The Danish Girl
by director Tom Hooper
I fell in love with The Danish Girl seven years ago when I read Lucinda Coxon's extraordinary script. I was moved to tears by this remarkable story of love and loss, identity and courage. In a way it's been a seven year journey to honour the emotion from this first reading. My hope is to move you the audience as I was moved.
I didn't know about the pioneering Lili Elbe and Gerda Wegener until I read the script. When I began to research I was struck by how little information there was about them—and I have since discovered that even this information had inaccuracies. It's as if history has marginalised one of the great stories, and I felt impelled to do what I could to put that right. I had no idea that the first gender confirmation surgeries were as early as 1930/31. Imagine Lili's bravery in going through that medical transition before antibiotics, before the invention of penicillin, where the surgeon had never done the operations before. Even more, imagine the bravery of transitioning before there was any acceptance in the culture of what Lili was saying about herself.
But what makes the story even more exceptional is the love between Lili and Gerda. This is a portrait of a marriage going through profound change, but that change is navigated with such kindness, sensitivity, compassion and unconditional love.
And it's the story of two artists, where as you will see art makes possible a space where Lili can be truly seen.
I was very happy to be reunited with Eddie Redmayne on The Danish Girl. We first worked together on Elizabeth I with Helen Mirren, when Eddie was a brilliantly gifted 23-year-old actor starting out, then on Les Misérables, where his performance of “Empty Chairs, Empty Tables” remains one of my personal highlights in the film.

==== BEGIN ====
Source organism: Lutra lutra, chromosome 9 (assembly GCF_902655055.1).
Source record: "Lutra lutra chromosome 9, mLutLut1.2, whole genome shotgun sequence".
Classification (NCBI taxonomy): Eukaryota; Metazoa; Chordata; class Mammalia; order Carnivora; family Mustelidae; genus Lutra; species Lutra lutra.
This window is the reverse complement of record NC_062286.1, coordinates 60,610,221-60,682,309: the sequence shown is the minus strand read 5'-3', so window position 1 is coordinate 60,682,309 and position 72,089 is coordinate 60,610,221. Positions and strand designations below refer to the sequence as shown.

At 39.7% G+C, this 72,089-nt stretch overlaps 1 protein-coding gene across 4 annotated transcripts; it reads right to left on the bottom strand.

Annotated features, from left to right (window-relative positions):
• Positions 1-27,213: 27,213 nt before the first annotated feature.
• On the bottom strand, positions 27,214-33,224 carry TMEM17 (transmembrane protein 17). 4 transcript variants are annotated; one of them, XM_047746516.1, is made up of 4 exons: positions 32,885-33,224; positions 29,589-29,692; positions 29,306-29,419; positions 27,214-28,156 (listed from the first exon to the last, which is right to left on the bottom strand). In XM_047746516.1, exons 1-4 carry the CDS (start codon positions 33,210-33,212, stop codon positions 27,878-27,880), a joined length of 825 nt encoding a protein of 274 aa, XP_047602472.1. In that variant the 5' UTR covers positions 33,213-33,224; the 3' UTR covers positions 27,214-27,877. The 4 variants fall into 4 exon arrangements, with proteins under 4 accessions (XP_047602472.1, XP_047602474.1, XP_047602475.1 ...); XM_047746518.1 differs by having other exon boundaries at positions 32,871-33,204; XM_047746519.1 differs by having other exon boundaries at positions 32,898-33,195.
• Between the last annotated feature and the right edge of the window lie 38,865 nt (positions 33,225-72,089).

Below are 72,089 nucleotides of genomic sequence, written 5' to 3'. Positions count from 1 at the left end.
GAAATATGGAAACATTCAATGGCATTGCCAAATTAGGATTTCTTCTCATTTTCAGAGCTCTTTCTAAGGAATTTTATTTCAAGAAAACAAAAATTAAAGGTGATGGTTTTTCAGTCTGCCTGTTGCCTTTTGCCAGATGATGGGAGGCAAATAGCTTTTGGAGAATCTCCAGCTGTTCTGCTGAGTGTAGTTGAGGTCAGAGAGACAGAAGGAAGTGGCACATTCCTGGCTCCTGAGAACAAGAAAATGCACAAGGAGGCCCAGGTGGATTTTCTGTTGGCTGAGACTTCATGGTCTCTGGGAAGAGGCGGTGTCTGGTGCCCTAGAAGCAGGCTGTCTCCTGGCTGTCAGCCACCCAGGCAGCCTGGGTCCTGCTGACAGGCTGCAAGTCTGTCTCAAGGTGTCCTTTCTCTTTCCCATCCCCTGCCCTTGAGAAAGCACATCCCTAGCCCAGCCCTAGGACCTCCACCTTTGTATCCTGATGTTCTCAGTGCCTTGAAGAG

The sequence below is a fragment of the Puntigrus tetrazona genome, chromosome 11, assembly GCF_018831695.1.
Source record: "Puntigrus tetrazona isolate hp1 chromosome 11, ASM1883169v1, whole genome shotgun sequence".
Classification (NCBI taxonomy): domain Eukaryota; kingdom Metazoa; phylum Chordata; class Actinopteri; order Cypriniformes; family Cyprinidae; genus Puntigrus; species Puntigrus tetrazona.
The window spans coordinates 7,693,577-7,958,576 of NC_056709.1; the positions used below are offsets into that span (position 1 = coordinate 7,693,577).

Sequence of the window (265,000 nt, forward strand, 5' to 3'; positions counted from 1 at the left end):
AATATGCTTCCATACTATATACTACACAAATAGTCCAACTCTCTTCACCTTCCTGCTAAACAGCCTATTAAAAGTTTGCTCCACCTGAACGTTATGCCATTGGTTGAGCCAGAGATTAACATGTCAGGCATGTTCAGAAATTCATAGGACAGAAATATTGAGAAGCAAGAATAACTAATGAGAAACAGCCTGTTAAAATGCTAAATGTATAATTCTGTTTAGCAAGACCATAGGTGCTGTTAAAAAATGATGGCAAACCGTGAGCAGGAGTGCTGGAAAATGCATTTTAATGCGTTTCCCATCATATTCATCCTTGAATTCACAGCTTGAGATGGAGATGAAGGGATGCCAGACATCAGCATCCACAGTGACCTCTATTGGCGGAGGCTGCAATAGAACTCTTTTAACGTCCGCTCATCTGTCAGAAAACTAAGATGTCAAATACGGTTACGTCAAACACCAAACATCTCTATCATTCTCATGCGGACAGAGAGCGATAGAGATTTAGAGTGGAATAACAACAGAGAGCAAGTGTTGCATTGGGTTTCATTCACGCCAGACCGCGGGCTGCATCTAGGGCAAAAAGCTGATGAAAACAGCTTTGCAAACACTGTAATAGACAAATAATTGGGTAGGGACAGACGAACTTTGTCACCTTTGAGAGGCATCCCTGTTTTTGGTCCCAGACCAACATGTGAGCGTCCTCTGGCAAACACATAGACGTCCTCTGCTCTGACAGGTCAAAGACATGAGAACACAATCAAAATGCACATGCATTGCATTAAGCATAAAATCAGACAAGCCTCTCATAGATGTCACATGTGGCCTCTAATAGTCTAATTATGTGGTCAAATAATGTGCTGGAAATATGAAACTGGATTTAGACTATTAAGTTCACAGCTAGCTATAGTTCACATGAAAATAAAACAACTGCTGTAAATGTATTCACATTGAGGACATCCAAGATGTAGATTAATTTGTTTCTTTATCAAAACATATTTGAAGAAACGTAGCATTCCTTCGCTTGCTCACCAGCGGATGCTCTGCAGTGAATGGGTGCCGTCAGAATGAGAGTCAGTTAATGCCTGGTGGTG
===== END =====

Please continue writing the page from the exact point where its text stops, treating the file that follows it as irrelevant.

Alicia Vikander has been a thrilling discovery. It was no small challenge finding the actress to go one on one with the now Academy Award winner Eddie in these great emotional scenes. Alicia has so much heart and generosity, she was perfect for Gerda.
I have been a fan of Matthias Schoenaerts ever since Rust and Bone and was delighted when he brought his quiet strength to join the film playing the role of Hans. Ben Whishaw is one of the greatest young English actors working today and together with Sebastian Koch (The Lives of Others) and the luminous Amber Heard I felt very lucky to have such an ensemble gathered together for me by casting director Nina Gold.
On The Danish Girl I have been reunited with my team from The King's Speech of cinematographer Danny Cohen, production designer Eve Stewart and the Academy Award-winning composer Alexandre Desplat. From Les Mis I have re-teamed with brilliant film editor Melanie Oliver and costume designer Paco Delgado.
I fell in love with this film because it speaks to such a universal theme. We all have blocks between us and the best version of ourselves or the true version of ourselves—whether it's shyness, insecurity, anxiety, addiction, depression, stammering like in The King's Speech. But to not identify with the gender you were assigned at birth is surely the most profound of blocks, the potential cause of such distress. In this film we see in the love between Lili and Gerda that the way out of this begins when you are truly loved—for to be truly loved, to be truly seen, opens up a space where amazing transformation is possible.